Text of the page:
Don't call it the luck of the Irish... A dark cloud hung over the heads of the Dropkick Murphys, Swingin' Utters, Lars Frederiksen & The Bastards, and Reach the Sky as the four bands began the first of two sold-out shows at the Palace. Besides the recent passings of Frederiksen's brother, Robert, and the father of Bastards' drummer, Scott Abels, the Dropkick Murphys also found themselves short a guitar player. (Dropkick's James Lynch broke his left wrist when he was hit by a car.) However, perhaps taking notice of the Palace's Hollywood and Vine address, the Dropkick Murphys and friends followed an ages-old industry tradition: the show must go on. And fortunately, for the four groups' many fans, it did without a hitch.

After a short set by Reach the Sky, Lars Frederiksen & The Bastards hit the stage as the familiar spaghetti western theme from The Good, The Bad, And The Ugly blared out of the Palace's speaker system. Living up to the entrance, Frederiksen, who also fronts the punk group Rancid, took center stage with his dyed-blonde mohawk spiked six-inches high. The heavily tattooed singer-guitarist dressed entirely in black, except for his matching red shoes and suspenders. Not to be visually outdone, Bastards guitarist Craig Forgotten sported a similar fire-red spiked mohawk, and back-up vocalist/cheerleader "The Unknown Bastard" sang with his face covered by a menacing black knit ski mask.

Frederiksen, Abels, Forgotten, "The Unknown Bastard," and bassist Big Jay stuck to playing new songs off of Frederiksen's just-released solo record, Lars Frederiksen & The Bastards. All of the songs Frederiksen and his crew performed -- "Anti-Social," "Leavin' Here," "To Have and Have Not" -- were inspired by Frederiksen's small town, working class upbringing in Campbell, California. And seemingly in fine spirits, the always ready-to-rock Frederiksen made no onstage mention of the recent losses he and Abels had endured.

With the theme from the classic '70s cop show SWAT playing in the background, San Francisco's Swingin' Utters took the stage after Lars Frederiksen & The Bastards. Unfortunately, the Utters played mostly older songs instead of newer tracks from their excellent self-titled album, Swingin' Utters, which was released late last year. Singer Johnny Bonnel, guitarist Darius Koski, and the rest of the equally rough-and-ready Utters, however, did perform some new songs such as "Pills and Smoke," "Teen Idol Eyes," and The Rocky Horror Picture Show's "Eddie's Teddy."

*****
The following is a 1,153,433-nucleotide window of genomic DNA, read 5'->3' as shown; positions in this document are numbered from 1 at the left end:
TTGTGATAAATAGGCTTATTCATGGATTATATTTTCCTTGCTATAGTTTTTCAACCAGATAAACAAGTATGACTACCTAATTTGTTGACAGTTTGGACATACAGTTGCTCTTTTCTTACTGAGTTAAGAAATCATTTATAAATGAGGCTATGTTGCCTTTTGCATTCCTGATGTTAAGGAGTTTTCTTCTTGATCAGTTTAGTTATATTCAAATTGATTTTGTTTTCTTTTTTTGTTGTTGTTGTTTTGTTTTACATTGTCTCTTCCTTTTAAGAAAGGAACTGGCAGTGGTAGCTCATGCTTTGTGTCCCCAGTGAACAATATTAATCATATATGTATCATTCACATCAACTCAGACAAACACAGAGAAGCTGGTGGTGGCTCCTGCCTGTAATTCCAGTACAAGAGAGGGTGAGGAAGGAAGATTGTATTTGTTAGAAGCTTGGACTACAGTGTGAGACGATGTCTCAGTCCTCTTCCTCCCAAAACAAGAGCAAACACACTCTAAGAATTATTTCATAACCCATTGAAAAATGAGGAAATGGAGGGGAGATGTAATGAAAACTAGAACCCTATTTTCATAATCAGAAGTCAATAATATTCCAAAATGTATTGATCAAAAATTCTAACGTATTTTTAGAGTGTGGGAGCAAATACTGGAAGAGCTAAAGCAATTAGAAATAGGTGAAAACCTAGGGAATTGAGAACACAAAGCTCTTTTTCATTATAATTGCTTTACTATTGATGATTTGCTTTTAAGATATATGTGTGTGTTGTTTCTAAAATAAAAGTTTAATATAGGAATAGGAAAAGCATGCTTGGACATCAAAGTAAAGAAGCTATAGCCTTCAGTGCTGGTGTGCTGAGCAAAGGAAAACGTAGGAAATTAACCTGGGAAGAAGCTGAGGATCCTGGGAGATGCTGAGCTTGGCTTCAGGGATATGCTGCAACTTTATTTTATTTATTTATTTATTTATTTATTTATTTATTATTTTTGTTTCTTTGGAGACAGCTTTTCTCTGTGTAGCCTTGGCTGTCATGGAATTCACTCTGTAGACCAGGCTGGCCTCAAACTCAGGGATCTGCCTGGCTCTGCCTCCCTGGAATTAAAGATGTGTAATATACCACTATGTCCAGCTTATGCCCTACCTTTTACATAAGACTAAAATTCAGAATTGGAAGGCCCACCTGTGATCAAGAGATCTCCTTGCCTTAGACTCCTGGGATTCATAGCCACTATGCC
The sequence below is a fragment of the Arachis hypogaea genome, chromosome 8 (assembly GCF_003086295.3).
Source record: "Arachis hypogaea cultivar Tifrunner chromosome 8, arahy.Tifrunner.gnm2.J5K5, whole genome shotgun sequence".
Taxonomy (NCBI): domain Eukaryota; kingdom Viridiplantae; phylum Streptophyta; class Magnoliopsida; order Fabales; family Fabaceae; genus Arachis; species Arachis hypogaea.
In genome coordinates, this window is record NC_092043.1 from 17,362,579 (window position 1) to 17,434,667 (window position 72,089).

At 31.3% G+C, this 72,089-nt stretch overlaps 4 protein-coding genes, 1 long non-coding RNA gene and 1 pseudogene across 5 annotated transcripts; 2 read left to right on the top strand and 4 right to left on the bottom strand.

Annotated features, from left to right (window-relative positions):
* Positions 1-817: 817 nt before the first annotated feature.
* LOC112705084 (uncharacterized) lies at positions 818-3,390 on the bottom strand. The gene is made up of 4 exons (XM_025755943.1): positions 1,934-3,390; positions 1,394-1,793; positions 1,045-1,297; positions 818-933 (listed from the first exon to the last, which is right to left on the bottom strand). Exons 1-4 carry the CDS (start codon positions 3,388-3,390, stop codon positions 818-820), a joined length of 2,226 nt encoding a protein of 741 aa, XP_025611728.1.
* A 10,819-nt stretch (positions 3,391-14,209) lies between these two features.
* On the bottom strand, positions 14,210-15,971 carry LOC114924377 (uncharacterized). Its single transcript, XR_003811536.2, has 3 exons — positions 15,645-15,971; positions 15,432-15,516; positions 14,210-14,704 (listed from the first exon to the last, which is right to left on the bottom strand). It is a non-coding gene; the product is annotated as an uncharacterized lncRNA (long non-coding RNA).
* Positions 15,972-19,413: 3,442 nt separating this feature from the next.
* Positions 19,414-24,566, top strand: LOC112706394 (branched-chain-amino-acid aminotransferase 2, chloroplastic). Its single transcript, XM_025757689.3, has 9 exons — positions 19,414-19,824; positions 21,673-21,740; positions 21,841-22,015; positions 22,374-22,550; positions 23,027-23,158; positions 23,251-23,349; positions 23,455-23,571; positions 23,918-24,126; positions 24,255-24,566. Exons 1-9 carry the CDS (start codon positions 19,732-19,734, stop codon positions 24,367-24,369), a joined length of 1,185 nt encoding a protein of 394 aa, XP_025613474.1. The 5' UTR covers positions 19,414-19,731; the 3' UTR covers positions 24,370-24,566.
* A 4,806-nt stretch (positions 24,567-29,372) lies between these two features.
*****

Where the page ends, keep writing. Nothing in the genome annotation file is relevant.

Minutes after the Swingin' Utters left the stage, loyal Dropkick Murphys fans filled the Palace with their favorite "Let's Go Murphys" rallying cheer. And following a brief intermission, the house lights were turned low and traditional Irish folk music poured out of the Palace's speaker system. Then, kilted Dropkick member Spicy McHaggis appeared onstage alone and kicked off the Murphys' set by performing a short bagpipe solo. Seconds later, the rest of the Dropkick Murphys took their places and launched into "For Boston," the first song on their new record, Sing Loud, Sing Proud. And unlike the Swingin' Utters set, the Dropkick Murphys performance consisted of almost exclusively all-new material, including "The Wild Rover," "Good Rats," and "The Gauntlet."

Dropkick's athletic, jumping-jack singer Al Barr and everyman bassist Ken Casey were quickly joined on guitar by none of than Lars Frederiksen, who replaced the injured James Lynch. The hard-drinking Lynch, his left wrist in a cast, also made several onstage appearances and contributed to Dropkick's performance by singing back-up vocals. And while the Dropkick Murphys' set was both overwhelming positive-minded as well as explosively energetic, the Boston band did slow down to perform two memorial songs: "Forever," which Casey wrote for his late father, and "The Fortunes of War," a tune Dropkick dedicated to murdered teen, Brian Deneke.